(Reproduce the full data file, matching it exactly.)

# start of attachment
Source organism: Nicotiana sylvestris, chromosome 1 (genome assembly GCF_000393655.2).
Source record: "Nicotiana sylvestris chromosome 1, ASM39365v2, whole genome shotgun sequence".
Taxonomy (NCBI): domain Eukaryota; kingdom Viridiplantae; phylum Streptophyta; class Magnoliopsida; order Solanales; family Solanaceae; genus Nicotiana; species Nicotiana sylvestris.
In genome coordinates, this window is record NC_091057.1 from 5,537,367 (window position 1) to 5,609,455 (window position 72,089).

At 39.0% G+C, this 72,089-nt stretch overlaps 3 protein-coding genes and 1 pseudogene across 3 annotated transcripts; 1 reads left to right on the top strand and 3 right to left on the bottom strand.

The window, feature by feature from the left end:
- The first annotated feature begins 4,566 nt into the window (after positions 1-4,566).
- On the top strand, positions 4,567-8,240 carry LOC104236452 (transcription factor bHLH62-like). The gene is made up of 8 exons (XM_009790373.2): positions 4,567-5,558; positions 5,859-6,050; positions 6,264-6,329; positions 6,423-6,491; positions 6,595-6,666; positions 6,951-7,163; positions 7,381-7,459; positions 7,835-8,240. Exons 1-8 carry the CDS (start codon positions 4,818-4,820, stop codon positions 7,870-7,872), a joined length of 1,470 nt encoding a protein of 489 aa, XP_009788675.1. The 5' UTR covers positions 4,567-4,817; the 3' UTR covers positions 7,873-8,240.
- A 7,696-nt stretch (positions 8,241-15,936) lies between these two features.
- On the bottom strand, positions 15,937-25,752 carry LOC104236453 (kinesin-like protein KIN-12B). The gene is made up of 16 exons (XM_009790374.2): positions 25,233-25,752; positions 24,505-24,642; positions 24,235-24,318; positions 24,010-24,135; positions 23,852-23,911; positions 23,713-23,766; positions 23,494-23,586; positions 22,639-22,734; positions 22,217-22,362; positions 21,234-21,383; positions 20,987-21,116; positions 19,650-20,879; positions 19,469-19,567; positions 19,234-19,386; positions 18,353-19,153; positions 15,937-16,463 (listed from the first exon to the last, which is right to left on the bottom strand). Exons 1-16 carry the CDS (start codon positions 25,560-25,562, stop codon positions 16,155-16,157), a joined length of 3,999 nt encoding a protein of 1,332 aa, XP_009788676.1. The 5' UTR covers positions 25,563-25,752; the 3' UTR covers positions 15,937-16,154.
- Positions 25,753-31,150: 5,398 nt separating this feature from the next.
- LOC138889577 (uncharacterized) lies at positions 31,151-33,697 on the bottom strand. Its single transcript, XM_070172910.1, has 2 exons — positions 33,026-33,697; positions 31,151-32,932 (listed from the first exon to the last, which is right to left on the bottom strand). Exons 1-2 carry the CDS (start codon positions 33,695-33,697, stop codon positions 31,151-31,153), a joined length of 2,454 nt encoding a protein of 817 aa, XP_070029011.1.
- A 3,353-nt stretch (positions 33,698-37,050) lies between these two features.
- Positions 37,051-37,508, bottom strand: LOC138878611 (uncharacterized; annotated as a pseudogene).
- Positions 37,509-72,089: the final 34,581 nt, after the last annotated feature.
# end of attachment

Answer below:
Source organism: Nicotiana sylvestris, chromosome 1 (genome assembly GCF_000393655.2).
Source record: "Nicotiana sylvestris chromosome 1, ASM39365v2, whole genome shotgun sequence".
Taxonomy (NCBI): domain Eukaryota; kingdom Viridiplantae; phylum Streptophyta; class Magnoliopsida; order Solanales; family Solanaceae; genus Nicotiana; species Nicotiana sylvestris.
In genome coordinates, this window is record NC_091057.1 from 5,537,367 (window position 1) to 5,609,455 (window position 72,089).

At 39.0% G+C, this 72,089-nt stretch overlaps 3 protein-coding genes and 1 pseudogene across 3 annotated transcripts; 1 reads left to right on the top strand and 3 right to left on the bottom strand.

The window, feature by feature from the left end:
- The first annotated feature begins 4,566 nt into the window (after positions 1-4,566).
- On the top strand, positions 4,567-8,240 carry LOC104236452 (transcription factor bHLH62-like). The gene is made up of 8 exons (XM_009790373.2): positions 4,567-5,558; positions 5,859-6,050; positions 6,264-6,329; positions 6,423-6,491; positions 6,595-6,666; positions 6,951-7,163; positions 7,381-7,459; positions 7,835-8,240. Exons 1-8 carry the CDS (start codon positions 4,818-4,820, stop codon positions 7,870-7,872), a joined length of 1,470 nt encoding a protein of 489 aa, XP_009788675.1. The 5' UTR covers positions 4,567-4,817; the 3' UTR covers positions 7,873-8,240.
- A 7,696-nt stretch (positions 8,241-15,936) lies between these two features.
- On the bottom strand, positions 15,937-25,752 carry LOC104236453 (kinesin-like protein KIN-12B). The gene is made up of 16 exons (XM_009790374.2): positions 25,233-25,752; positions 24,505-24,642; positions 24,235-24,318; positions 24,010-24,135; positions 23,852-23,911; positions 23,713-23,766; positions 23,494-23,586; positions 22,639-22,734; positions 22,217-22,362; positions 21,234-21,383; positions 20,987-21,116; positions 19,650-20,879; positions 19,469-19,567; positions 19,234-19,386; positions 18,353-19,153; positions 15,937-16,463 (listed from the first exon to the last, which is right to left on the bottom strand). Exons 1-16 carry the CDS (start codon positions 25,560-25,562, stop codon positions 16,155-16,157), a joined length of 3,999 nt encoding a protein of 1,332 aa, XP_009788676.1. The 5' UTR covers positions 25,563-25,752; the 3' UTR covers positions 15,937-16,154.
- Positions 25,753-31,150: 5,398 nt separating this feature from the next.
- LOC138889577 (uncharacterized) lies at positions 31,151-33,697 on the bottom strand. Its single transcript, XM_070172910.1, has 2 exons — positions 33,026-33,697; positions 31,151-32,932 (listed from the first exon to the last, which is right to left on the bottom strand). Exons 1-2 carry the CDS (start codon positions 33,695-33,697, stop codon positions 31,151-31,153), a joined length of 2,454 nt encoding a protein of 817 aa, XP_070029011.1.
- A 3,353-nt stretch (positions 33,698-37,050) lies between these two features.
- Positions 37,051-37,508, bottom strand: LOC138878611 (uncharacterized; annotated as a pseudogene).
- Positions 37,509-72,089: the final 34,581 nt, after the last annotated feature.